All you need to know about histamine in wine
Headache, stomach discomfort or a great itchiness after a glass of red wine. And the culprit? Often a metabolite called histamine. But what exactly is it and what role does histamine play in wine?
What is histamine?
Histamine is a biogenic amine, i.e. a natural substance that is created during chemical metabolism (the separation of carbon dioxide from the amino acid histidine).
Histamine is naturally present in the human body and plays a central role in allergic reactions and in the immune system of every person. The substance is a messenger substance in all inflammatory reactions and serves as a regulator in the central nervous system and in the gastrointestinal tract. However, histamine is not only produced in the body, it can also be taken in through food. When histamine is ingested through food, the enzyme diamine oxidase (DAO) works, which ensures that histamine is broken down in the intestine.
Histamine can be found in a wide variety of foods such as sausage, smoked fish and meat, long-aged cheese, kimchi, cocoa, tomatoes, and wine.
In people with histamine intolerance, the activity of the body’s own histamine-degrading enzymes is disturbed. Thus, those tolerate histamine poorly. This is neither an allergy nor a food intolerance, but simply a breakdown of the body, which causes unpleasant reactions such as gastrointestinal complaints, skin rashes, shortness of breath, itching, feeling hot, headache or headache.
Histamine in wine
Our beloved wine can also contain histamine, sometimes more and sometimes less. The histamine content of wine depends on various factors such as the vineyard and the soil on which the vines grew, the wine cellar and, last but not least, the age of the wine.
The histamine in wine is mainly produced during the breakdown of bio acids (BSA), in which hard malic acid is converted into softer lactic acid and carbon dioxide. This conversion of lactic acid bacteria happens during alcohol fermentation – the winemaker can influence this in a targeted manner. BSA is only used in some white wines, but almost all red wines, which is why the histamine content in red wines tends to be higher. Alcohol-free wine also contains histamine. However, the lack of alcohol in this drink also means that histamine is broken down much faster in the body than in alcoholic wines.
The histamine content in white wine is usually less than 10 mg / l, while the histamine content in red wine is usually less than 30 mg / l. This is relatively little compared to the foods already mentioned with a high hitamine content – some contain up to 2000 mg / l histamine. Information on the exact histamine content is often difficult, however, as histamine accumulates differently in each food, depending on external factors such as ripening, drying, smoking and preservation.
Wine enjoyment even without histamine
Anyone who has problems with the histamine in wine can easily resort to histamine-tested and histamine-reduced wines. During production, winemakers can actively prevent the wine from containing histamine. The prerequisites for this are that the soil does not contain excessively high nitrogen values. The winemaker therefore refrains from nitrogen fertilization. Long ripening times on the vine are avoided as far as possible in order to keep the pH value of the grapes low. During production, the must is matured in stainless steel tanks, which allows the wines to shine with their primary fruit and a lively fruit acid. A very short storage time is essential for hitsmain-free wine, because the younger the wine, the lower the histamine content.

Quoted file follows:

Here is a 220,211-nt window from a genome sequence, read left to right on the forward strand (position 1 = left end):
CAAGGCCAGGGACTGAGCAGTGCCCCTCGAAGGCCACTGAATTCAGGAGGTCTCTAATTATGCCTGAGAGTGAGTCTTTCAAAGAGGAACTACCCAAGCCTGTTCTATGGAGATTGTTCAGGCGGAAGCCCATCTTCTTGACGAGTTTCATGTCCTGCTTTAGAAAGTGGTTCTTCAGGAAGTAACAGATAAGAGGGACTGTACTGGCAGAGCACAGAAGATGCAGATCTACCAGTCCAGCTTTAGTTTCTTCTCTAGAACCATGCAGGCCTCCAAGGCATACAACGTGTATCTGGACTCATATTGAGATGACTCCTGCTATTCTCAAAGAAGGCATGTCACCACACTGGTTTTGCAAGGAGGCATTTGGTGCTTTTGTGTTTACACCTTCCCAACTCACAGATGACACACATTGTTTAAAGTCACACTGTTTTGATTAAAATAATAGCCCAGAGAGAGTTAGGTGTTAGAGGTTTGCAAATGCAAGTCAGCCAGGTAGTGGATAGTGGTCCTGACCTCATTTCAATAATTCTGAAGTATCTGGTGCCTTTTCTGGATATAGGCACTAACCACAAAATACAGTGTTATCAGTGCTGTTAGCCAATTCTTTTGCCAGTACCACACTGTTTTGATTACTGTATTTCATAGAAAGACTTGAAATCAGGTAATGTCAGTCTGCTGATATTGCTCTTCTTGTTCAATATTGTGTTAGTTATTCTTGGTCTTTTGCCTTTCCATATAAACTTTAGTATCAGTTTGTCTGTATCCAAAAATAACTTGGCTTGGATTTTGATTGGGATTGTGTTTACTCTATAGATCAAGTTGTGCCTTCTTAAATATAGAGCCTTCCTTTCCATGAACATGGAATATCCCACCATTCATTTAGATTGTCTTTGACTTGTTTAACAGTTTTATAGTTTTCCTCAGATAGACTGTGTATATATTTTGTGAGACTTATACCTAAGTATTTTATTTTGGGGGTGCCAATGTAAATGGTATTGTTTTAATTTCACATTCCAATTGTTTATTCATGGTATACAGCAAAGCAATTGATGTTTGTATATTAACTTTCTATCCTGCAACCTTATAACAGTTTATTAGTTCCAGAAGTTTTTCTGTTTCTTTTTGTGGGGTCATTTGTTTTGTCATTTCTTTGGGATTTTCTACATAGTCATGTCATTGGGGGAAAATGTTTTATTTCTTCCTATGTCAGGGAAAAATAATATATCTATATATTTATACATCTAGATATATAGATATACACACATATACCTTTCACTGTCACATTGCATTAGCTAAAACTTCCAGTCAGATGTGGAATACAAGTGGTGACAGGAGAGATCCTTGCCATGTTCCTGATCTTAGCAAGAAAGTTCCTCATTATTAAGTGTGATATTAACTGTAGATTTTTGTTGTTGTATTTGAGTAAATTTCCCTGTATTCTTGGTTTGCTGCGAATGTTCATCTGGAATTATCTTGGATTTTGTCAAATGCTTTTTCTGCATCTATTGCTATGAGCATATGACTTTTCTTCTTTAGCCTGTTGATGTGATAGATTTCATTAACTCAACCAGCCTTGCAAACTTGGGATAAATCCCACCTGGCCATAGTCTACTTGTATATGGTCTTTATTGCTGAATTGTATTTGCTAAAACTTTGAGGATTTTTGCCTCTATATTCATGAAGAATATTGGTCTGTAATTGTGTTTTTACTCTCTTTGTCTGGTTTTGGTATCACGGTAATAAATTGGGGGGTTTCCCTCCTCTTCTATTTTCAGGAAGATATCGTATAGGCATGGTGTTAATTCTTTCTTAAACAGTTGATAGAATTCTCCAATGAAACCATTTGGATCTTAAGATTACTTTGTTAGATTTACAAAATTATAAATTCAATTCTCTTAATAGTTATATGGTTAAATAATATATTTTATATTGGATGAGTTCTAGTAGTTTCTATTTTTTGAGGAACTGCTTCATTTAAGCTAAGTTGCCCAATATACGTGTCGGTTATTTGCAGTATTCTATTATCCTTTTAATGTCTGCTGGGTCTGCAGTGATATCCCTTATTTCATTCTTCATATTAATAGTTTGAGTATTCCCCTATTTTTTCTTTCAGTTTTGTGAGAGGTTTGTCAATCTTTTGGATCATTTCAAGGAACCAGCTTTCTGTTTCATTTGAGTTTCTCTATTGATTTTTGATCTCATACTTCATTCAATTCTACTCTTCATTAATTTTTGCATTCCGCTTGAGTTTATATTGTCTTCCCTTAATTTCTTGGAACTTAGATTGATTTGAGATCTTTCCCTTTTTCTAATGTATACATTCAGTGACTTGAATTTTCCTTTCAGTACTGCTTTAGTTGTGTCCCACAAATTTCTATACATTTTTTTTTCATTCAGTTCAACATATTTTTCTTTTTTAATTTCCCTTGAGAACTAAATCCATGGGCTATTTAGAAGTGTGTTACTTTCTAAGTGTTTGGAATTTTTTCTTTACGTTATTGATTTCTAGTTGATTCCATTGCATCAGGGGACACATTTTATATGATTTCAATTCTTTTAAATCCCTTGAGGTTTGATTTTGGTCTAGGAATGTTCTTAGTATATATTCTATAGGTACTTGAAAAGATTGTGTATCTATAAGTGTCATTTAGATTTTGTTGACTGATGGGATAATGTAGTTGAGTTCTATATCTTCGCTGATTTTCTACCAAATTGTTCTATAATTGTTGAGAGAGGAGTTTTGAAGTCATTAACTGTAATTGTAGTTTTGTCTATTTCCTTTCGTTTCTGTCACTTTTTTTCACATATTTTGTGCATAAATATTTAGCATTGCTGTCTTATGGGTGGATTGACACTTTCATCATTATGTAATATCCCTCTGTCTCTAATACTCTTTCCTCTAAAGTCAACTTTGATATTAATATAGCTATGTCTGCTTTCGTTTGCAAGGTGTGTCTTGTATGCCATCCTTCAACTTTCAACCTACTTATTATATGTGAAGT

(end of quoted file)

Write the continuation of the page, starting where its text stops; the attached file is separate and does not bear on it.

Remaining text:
When enjoying histamine-tested wines, it makes sense not to eat foods with a high histamine content next to the wine. So it is better to use products with a lower histamine content!
Low in histamine, rich in pleasure-histamine-tested wines from Belvini
Histamine-tested wines with the ECARF quality seal are particularly suitable for wine lovers with allergies and intolerances. The wine retailer Belvini offers customers high-quality, histamine-tested wines that have been selected under strict criteria in the online shop. Stop by and drink wine without hesitation or fear of the aftereffects of drinking wine!
Two recommendations for histamine-tested wines from Belvini
The Hareter Welschriesling dry 2019 contains a lively and very natural tasting spectrum of aromas of apples, pear sorbet, blooming herb meadow and lime blossom. In addition, nuances of nutmeg and lemon balm, white peaches, green tea and ginseng unfold. In a cool and playful way, the wine exudes a particularly animating duet of fruit and spice and is extremely creamy and juicy. The Histamine content was less than 0.10 mg / l in 2019 –
The Gustavshof Zero S red wine biodynamic 2019 is a stately red wine with aromas of black cherries, blackberries, red currants and black sweet cherries. The wine has a velvety, fine texture and can stand out with notes of plums and residual sweetness. Thanks to its pronounced fruitiness, the Zero S is a wonderfully uncomplicated and appealing red wine for every day. The long-lasting and subtle finish spoils with hints of the finest dark chocolate. The histamine content in the 2019 vintage was below 0.25 mg / l.
In addition to these two wines, Belvini also has a large selection of wines with a low histamine content, which enable everyone to enjoy wine without hesitation. Some wines can also score with the BIO seal. Take a look at the Belvini online shop and enjoy the wide variety of histamine-free wines.
Wines from Weingut Bürgermeister Schmitt
Although the wines from Weingut Schmitt are not directly designated as histamine-free wines, they are well tolerated by most people with histamine intolerance.